1792 ENGLISH POETRY 1579-1830: SPENSER AND THE TRADITION

Rev. Richard Polwhele

William Hayley to Richard Polwhele, 11 June 1792; Polwhele, Traditions and Recollections (1826) 1:297-98.



Eartham, June 11, 1792.

DEAR SIR,

On my return from an excursion to the North, I have just found two poetical volumes, that, arriving here long ago, deserved much earlier thanks; and a letter, which, though dated the 29th of May, did not reach my house till last night; wanting the name of our Post Town (Chichester), it wandered to East Ham, in Essex.

This brief prosaic history is a sorry return for so much elegant verse; but your candour will receive it kindly, and, be assured, that I lament the untoward circumstances which must have made me appear to you, for some time, extremely deficient, not only in gratitude, but good manners.

Though accident has rendered my thanks to you abominably slow, I entreat you to believe them sincere. I am, in truth, much indebted to you for a collection of poems, in which the Muses appear in their most amiable character, as the promoters of friendship. My obligation to you would be infinitely heightened by the very flattering sonnet that introduces me in so honourable a manner to an interesting group of poetical associates, could I believe myself justly entitled to such high distinction; but you gracious poets of the West have an amiable tendency to overvalue a distant brother of Parnassus; and who would wish to be cured of a graceful foible that he shares with Dr. Downman?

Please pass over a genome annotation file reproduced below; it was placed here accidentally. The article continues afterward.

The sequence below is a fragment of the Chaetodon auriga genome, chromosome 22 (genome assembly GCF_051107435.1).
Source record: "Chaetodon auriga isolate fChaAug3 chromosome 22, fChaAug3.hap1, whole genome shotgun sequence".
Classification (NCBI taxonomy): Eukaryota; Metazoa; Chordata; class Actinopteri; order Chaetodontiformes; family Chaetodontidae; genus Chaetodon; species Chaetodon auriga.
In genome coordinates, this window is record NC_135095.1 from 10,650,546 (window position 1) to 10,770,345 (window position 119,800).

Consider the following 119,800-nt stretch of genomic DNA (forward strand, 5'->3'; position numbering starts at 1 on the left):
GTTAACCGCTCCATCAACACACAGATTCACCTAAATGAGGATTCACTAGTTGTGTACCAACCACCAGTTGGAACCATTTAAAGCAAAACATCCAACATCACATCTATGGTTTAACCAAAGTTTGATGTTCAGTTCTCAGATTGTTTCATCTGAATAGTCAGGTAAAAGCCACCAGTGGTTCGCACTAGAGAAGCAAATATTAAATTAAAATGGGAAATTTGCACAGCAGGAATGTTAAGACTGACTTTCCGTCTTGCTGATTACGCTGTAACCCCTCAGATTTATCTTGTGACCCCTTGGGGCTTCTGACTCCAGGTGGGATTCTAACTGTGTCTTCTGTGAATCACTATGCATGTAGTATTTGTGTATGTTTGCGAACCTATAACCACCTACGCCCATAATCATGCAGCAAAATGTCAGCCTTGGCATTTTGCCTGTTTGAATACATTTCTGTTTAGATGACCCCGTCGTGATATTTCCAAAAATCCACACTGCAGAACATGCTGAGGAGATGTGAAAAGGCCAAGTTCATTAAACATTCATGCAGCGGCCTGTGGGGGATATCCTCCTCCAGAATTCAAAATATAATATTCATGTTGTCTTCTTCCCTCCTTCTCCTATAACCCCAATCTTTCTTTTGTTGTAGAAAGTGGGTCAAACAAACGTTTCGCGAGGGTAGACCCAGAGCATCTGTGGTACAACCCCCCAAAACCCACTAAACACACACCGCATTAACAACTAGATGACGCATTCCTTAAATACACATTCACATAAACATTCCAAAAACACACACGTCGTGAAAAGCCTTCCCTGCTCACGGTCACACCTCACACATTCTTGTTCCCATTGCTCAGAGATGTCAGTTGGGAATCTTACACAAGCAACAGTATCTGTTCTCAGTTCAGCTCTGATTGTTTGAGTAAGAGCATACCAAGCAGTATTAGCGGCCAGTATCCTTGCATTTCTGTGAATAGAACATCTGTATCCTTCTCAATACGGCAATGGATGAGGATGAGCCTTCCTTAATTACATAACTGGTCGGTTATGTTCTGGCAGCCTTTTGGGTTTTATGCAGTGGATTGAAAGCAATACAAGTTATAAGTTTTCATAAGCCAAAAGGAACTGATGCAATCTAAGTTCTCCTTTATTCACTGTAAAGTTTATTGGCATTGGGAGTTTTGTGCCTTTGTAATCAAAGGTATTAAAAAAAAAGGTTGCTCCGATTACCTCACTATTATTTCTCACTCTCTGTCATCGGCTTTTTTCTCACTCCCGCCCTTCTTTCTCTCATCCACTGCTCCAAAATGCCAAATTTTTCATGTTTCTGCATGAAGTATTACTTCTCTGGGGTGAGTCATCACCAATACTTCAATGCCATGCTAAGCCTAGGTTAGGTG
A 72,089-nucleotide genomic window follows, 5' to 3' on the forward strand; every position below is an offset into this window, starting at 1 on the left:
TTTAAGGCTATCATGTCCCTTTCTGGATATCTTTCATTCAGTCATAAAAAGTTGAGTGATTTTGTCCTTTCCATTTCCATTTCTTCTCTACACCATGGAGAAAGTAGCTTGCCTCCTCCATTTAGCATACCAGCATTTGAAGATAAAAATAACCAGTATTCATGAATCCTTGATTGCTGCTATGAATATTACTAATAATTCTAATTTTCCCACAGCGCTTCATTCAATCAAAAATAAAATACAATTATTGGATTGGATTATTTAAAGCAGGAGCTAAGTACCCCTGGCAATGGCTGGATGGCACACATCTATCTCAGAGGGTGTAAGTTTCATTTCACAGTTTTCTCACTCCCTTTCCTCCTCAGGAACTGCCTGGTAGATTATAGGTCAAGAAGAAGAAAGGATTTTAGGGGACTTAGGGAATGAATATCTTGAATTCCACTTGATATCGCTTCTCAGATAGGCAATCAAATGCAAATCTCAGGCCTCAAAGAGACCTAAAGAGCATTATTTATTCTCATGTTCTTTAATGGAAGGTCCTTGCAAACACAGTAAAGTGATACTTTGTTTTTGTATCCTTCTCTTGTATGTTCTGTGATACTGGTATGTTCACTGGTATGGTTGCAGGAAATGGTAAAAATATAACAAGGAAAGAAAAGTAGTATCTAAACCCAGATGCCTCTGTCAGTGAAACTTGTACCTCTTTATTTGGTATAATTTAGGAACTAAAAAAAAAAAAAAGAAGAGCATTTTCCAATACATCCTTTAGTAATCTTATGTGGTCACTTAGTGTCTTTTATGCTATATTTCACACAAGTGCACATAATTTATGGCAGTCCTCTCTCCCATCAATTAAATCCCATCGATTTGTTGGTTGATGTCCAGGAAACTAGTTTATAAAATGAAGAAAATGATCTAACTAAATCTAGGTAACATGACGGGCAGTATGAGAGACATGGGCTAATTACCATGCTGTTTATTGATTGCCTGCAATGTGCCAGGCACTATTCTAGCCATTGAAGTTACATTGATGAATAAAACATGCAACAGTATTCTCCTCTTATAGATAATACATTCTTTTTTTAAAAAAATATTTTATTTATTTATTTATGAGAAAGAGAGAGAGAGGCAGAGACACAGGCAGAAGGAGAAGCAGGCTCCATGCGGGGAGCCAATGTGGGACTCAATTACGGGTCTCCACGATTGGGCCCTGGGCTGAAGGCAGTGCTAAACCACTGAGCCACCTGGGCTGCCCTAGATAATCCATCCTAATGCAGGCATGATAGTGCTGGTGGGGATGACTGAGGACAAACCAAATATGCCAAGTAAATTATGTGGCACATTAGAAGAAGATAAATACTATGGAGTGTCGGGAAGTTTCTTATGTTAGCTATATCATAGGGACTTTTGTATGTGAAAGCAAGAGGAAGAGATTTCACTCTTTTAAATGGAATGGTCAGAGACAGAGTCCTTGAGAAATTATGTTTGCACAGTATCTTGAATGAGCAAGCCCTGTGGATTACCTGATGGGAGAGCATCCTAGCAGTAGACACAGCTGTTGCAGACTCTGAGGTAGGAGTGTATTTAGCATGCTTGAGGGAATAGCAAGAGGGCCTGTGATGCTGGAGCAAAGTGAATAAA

Instead, therefore, of protesting against your kind partiality, allow me to beg you will assure your accomplished physician and poetical neighbour of my regard. I am pleased to discover the happy effects of his medical skill, in the energy of your verse; and sincerely wish to you both a long enjoyment of those prime blessings in human life, health, literature, and friendship.

Believe me, dear Sir, your much obliged, and faithful servant,

W. HAYLEY.